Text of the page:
Matthew Bourne’s Romeo + Juliet stars young dancers and brings in young audiences

United KingdomUnited Kingdom Matthew Bourne’s Romeo + Juliet: Dancers of New Adventures. Edinburgh Festival Theatre, 19.9.2023. (SRT)

Matthew Bourne’s Romeo + Juliet © Johan Persson

Music – Prokofiev (arr. Terry Davies)
Director and Choreographer – Matthew Bourne
Set and Costume design – Lez Brotherston
Lighting designer – Paule Constable
Sound designer – Paul Groothuis

Dancers included:
Romeo – Rory Macleod
Juliet – Cordelia Braithwaite
Tybalt – Danny Reubens
Mercutio – Ben Brown
Benvolio – Euan Garrett
Balthasar – Leo McCorkindale

I cannot remember the last time I arrived at the Edinburgh Festival Theatre to find the foyer so packed you could scarcely move. And so full of young people, too. Is it dance that draws them in, particularly, or is it Matthew Bourne specifically? The choreographer’s productions are famous for being fresh, revisionist takes on established classics, and Romeo + Juliet has the advantage of familiarity in being one of the most famous love stories of them all.

Bourne’s vision is a long way from Shakespeare’s Verona, however. Instead, the action is set in the sinister Verona Institute, a venue of hard surfaces and chilly whiteness. It is unclear whether this is a hospital, a prison, or some other sort of institution. Whatever, it is an austere, forbidding place, and the group scenes are characterised by mechanised, robotic movements against a sterile background. Predatory guards stalk the passageways, and one of them, Tybalt, takes sexual advantage of Juliet, one of the inmates.

Into this comes Romeo, committed to the institution by his parents, busy politicians with no time for him. His relationship with Juliet is only one of several relationships among the inmates, including a same-sex partnership between Mercutio and Balthasar that is critical to the story. This provokes the anger of Tybalt, who is murdered when the patients turn on him.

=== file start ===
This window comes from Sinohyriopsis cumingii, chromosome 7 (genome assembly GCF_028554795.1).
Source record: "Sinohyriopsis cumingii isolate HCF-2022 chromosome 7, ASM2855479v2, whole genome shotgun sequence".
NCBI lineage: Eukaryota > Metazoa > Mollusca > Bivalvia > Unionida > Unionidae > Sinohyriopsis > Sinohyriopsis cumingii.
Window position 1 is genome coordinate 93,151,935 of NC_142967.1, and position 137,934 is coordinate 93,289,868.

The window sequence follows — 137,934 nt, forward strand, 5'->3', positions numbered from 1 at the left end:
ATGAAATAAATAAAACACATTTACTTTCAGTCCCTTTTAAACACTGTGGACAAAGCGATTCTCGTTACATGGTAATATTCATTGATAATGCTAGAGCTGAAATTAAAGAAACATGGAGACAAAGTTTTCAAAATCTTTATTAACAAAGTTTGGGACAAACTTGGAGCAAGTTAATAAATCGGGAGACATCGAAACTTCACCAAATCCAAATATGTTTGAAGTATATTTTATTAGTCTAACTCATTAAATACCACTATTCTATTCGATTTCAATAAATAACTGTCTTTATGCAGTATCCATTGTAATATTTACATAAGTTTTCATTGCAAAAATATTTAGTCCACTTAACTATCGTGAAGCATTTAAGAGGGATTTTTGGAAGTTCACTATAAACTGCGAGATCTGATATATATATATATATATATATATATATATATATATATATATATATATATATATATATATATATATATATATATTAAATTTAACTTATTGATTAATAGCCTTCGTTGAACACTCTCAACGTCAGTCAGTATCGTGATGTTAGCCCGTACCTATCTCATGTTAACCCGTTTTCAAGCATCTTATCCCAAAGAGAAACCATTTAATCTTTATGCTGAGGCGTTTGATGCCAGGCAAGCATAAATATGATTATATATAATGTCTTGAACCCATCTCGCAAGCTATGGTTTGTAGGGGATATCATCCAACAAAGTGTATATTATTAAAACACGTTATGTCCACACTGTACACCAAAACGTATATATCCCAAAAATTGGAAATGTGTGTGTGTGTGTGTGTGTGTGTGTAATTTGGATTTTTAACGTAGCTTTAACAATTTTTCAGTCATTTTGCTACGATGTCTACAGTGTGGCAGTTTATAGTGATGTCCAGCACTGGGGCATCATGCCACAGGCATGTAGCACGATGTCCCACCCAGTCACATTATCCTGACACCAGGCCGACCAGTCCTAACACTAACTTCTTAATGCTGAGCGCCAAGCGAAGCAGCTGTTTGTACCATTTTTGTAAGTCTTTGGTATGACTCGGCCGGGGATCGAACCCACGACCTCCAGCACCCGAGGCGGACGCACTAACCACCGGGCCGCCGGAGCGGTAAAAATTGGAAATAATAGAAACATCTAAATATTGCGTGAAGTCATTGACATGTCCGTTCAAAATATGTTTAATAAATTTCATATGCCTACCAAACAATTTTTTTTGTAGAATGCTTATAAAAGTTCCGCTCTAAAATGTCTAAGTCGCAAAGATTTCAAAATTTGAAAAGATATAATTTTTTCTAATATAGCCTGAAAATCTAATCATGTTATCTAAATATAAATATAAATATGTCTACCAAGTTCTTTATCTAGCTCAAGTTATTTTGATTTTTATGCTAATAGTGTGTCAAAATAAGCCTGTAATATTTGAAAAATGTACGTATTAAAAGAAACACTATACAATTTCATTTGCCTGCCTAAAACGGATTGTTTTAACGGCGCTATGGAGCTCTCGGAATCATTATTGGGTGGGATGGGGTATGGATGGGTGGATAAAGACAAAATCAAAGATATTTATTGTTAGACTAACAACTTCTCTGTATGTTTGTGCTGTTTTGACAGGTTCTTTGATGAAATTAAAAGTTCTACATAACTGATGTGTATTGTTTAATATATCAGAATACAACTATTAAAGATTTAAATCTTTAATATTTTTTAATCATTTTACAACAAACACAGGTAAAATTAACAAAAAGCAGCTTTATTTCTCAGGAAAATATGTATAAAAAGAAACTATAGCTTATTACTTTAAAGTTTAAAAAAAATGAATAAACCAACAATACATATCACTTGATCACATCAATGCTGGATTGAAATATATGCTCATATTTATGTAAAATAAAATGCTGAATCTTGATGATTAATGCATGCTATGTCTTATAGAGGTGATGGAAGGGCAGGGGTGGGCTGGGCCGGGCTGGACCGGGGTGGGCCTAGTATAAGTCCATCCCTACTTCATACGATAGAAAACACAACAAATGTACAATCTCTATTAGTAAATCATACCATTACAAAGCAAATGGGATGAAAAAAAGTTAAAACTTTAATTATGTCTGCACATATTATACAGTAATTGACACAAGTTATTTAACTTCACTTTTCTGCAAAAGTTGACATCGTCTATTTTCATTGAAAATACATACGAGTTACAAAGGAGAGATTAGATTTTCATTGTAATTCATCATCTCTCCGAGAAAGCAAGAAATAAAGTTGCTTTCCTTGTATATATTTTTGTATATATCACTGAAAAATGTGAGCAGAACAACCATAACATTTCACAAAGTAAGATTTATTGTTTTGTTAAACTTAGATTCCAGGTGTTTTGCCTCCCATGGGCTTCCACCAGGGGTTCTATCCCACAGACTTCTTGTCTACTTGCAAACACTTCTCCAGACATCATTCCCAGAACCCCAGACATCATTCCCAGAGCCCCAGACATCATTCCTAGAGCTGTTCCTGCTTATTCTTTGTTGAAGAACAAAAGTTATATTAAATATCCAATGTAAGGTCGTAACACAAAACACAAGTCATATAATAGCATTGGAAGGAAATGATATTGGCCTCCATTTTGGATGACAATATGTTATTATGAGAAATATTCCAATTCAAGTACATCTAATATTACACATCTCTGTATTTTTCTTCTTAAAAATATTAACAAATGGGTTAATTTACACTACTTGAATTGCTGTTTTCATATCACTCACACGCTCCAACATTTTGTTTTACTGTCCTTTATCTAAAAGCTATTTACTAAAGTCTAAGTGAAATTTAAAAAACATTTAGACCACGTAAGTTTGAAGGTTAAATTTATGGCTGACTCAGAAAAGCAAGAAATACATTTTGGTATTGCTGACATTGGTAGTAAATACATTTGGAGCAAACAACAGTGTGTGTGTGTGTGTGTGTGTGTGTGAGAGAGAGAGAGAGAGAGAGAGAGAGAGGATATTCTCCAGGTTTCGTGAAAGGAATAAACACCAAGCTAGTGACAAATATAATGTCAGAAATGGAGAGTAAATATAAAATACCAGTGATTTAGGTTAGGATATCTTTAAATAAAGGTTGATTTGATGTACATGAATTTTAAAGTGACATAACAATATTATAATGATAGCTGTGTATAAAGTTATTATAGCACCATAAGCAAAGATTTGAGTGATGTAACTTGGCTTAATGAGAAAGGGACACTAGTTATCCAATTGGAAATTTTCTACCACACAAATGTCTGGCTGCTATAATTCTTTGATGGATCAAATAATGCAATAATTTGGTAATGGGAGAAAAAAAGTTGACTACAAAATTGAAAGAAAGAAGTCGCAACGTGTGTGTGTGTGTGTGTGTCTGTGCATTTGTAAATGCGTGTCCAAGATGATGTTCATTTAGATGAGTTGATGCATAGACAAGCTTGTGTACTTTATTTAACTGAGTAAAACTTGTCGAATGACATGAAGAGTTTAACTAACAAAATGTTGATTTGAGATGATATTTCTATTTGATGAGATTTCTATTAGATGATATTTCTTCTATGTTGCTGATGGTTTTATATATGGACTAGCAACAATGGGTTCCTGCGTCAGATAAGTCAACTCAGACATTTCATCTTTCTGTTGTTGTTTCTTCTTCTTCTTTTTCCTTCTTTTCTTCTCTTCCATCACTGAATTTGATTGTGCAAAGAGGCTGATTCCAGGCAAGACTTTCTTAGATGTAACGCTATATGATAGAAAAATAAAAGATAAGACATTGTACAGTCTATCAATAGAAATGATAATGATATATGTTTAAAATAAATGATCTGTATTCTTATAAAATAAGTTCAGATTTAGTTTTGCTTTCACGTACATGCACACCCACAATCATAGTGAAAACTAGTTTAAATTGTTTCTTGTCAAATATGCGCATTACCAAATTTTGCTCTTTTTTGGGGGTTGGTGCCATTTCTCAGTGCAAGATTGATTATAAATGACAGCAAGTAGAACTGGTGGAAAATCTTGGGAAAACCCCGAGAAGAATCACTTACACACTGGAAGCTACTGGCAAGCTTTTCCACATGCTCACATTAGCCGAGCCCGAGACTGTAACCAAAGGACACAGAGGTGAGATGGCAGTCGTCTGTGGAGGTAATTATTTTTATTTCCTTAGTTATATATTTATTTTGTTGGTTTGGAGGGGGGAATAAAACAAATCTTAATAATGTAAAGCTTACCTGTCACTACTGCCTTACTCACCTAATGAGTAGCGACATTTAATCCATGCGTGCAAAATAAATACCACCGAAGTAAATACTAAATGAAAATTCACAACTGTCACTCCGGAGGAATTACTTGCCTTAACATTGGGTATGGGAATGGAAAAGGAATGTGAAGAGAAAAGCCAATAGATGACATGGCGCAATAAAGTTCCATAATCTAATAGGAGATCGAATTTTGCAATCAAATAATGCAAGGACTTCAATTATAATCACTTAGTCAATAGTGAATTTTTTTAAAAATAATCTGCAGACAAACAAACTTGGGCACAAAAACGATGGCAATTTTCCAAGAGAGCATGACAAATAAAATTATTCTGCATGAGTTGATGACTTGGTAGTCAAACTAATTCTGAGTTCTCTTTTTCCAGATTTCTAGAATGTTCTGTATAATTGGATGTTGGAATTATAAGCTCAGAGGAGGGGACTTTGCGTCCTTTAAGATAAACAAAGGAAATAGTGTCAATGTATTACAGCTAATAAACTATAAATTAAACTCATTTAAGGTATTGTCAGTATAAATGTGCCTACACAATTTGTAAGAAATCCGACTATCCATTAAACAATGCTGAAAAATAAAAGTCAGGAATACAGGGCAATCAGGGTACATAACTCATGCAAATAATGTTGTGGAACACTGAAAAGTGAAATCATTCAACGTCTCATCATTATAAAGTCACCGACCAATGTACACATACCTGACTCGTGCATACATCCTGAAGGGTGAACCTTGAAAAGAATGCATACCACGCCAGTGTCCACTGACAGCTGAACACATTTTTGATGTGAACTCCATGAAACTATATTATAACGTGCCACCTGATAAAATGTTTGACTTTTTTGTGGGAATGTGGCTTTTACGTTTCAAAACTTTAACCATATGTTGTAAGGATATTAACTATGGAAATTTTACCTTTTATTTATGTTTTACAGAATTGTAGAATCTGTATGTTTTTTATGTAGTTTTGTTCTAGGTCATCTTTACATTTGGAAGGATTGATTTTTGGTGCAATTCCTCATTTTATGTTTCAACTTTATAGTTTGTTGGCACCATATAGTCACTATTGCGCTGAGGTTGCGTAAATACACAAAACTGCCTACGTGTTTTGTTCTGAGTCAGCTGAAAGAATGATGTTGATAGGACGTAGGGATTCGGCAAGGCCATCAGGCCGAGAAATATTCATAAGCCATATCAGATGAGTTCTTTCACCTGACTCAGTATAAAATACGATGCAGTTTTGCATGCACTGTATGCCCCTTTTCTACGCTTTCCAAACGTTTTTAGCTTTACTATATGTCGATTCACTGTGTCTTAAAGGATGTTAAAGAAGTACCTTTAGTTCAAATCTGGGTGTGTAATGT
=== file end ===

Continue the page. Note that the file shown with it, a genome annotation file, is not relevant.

As with all of Bourne’s productions, it is fun mapping his reinterpretation onto the frame of the original. It is fresh, and it brings the advantage of making the audience think about both the story and the choreography. It is a bit of a problem staging everything in the same space, however: the claustrophobia of the institute means that there is never any sense of young love running free, and the balcony scene suffers particularly due it being snatched between flashes of the guards’ spotlight.

The story and the music are drastically cut, moreover: there is only about 90 minutes of action, yet for all that there is a lot of scene-setting in the opening and, for a short show, some passages drag. Tybalt’s murder feels prolonged, for example, and the inmates’ party scene, where Romeo and Juliet first meet, feels unnecessarily dragged out into several scenes when one would do.

Matthew Bourne’s Romeo + Juliet © Johan Persson

Romeo + Juliet is nevertheless consistently engaging to watch, not least down to Bourne’s choreography, which charts the emotions of characters driven to the very edge. Angular thrusting and jagged angles are the order of the day, and that intensifies as the story develops. Romeo in solitary confinement strains so arduously at the edge of his emotions that he is like a caged animal rather than a wilting young lover.

The love duets are rare moments of fluidity and beauty in this context, and they are danced with beautiful flow and a beguiling sense of line by Rory Macleod and Cordelia Braithwaite. Braithwaite’s Juliet, in particular, is wraith-like and vulnerable, making her role in the unfolding tragedy all the more poignant. Macleod’s Romeo is carefully characterised with a lovely sense of detail – I loved the way he slid down the banister while his uptight parents walked down the stairs – and he is well contrasted with Ben Brown’s macho Mercutio, as well as the snarling Tybalt of Danny Reubens.

Prokofiev’s score is performed in an arrangement made especially for this production by Terry Davies. It has a strong electronic vibe, though it appears to use acoustic soloists for several key sections. It won’t please anyone who knows and loves the large-scale romantic sweep of the original, but my ear tuned into it pretty quickly, and its atmosphere suits the austere setting of the story. Bourne’s productions tend to use recordings rather than live musicians and, importantly, the quality of the recording used here is very high; much higher, truth be told, than when he tends to use full orchestral scores.

So the setting and the storytelling might not be completely gripping, and it is a little too issue-heavy in places – it tries to make points about androgyny and gay acceptance that fall a little flat, for example – but it is nonetheless a strong piece of theatre with committed performances and a fresh take on both the score and the story. And if it gets young people into the theatre to see ballet, then so much the better.

Simon Thompson

At the Edinburgh Festival Theatre until 23 September, then touring.

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